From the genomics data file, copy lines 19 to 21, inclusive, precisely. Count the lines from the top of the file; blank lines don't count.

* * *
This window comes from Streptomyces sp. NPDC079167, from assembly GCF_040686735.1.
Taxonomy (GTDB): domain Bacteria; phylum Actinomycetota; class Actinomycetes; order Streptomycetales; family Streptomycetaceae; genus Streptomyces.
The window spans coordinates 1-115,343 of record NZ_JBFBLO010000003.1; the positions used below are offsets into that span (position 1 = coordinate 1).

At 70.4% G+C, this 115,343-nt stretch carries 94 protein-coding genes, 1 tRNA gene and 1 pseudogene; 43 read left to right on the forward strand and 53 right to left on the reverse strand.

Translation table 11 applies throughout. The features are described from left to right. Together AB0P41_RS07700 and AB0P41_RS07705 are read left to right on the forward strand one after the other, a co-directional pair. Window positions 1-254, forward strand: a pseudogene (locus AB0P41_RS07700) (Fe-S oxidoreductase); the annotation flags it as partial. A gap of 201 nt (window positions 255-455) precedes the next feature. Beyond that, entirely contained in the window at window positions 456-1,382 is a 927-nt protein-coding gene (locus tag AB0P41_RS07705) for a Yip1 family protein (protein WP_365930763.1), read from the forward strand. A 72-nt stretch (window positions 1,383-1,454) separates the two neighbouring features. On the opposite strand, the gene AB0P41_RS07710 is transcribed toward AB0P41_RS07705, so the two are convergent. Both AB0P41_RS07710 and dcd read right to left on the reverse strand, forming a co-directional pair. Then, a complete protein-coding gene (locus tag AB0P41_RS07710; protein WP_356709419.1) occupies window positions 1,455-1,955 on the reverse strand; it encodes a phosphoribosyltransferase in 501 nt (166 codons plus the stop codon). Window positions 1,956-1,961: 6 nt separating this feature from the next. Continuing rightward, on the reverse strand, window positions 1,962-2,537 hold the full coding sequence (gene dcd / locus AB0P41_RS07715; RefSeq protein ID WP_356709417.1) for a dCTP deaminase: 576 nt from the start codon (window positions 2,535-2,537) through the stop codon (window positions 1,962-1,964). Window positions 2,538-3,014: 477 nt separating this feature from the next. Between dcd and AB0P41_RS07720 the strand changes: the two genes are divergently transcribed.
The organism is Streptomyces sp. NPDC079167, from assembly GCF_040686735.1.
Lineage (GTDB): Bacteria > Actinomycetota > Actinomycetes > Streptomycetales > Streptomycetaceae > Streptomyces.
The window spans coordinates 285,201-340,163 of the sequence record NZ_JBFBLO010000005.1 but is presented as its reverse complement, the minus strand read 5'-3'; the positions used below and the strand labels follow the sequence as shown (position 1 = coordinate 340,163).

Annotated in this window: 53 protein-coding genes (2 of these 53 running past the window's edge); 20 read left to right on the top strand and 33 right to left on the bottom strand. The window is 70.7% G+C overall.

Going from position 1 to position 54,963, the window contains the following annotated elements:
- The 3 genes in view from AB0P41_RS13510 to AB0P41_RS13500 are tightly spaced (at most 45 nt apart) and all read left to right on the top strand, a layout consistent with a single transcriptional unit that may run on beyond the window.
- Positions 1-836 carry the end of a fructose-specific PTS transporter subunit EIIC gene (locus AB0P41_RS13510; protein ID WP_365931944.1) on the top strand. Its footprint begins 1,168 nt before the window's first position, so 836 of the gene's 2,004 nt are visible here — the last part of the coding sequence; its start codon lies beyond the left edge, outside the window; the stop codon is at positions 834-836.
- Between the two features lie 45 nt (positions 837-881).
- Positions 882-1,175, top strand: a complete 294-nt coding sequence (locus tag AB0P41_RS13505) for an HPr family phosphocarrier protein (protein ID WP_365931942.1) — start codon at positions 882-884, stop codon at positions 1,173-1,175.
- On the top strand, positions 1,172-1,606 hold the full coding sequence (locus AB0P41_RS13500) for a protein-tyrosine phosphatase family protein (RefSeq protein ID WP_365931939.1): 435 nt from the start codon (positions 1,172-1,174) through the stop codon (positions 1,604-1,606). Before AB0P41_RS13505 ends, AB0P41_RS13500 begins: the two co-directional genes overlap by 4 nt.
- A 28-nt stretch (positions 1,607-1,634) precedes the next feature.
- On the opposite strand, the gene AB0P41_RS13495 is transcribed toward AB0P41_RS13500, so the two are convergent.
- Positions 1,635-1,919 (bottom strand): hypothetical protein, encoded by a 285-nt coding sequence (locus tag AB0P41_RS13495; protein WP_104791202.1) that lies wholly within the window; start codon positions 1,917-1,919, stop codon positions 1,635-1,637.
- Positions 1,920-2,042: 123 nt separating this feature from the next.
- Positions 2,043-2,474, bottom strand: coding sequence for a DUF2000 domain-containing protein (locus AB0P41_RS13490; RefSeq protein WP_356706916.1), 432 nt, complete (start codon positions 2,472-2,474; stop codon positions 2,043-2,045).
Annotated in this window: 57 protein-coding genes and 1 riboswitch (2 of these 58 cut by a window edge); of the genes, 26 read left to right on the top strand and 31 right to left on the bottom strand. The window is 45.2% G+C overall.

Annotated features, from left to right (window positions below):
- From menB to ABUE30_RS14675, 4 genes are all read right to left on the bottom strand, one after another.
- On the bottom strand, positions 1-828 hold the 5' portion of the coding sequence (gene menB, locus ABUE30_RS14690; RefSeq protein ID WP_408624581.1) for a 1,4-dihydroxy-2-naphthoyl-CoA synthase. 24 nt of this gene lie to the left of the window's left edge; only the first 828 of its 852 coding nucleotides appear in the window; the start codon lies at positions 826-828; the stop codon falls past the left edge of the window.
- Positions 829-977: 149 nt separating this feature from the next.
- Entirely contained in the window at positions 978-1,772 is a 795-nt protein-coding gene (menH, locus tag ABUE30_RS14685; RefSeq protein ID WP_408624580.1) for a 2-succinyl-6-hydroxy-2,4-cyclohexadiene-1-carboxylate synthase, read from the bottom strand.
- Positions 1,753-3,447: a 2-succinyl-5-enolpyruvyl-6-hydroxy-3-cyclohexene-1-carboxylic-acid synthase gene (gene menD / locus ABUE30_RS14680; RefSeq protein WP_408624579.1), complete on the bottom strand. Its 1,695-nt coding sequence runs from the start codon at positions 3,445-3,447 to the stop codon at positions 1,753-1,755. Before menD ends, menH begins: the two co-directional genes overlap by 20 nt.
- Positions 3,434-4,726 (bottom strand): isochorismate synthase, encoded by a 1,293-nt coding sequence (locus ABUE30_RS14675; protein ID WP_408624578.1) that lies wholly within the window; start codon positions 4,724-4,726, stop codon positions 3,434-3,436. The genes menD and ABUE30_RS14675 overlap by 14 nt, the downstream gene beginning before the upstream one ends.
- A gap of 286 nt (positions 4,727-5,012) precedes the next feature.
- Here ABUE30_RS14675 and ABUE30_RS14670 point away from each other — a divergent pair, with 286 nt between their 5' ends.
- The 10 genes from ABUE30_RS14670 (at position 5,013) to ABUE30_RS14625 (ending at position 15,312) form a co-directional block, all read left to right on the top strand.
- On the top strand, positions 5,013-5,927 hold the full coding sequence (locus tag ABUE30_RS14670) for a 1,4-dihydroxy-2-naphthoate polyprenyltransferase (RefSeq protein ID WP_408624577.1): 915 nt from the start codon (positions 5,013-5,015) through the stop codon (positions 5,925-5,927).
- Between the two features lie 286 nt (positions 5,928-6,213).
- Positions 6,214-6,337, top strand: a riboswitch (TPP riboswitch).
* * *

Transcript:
- Positions 1,920-2,042: 123 nt separating this feature from the next.
- Positions 2,043-2,474, bottom strand: coding sequence for a DUF2000 domain-containing protein (locus AB0P41_RS13490; RefSeq protein WP_356706916.1), 432 nt, complete (start codon positions 2,472-2,474; stop codon positions 2,043-2,045).
Annotated in this window: 57 protein-coding genes and 1 riboswitch (2 of these 58 cut by a window edge); of the genes, 26 read left to right on the top strand and 31 right to left on the bottom strand. The window is 45.2% G+C overall.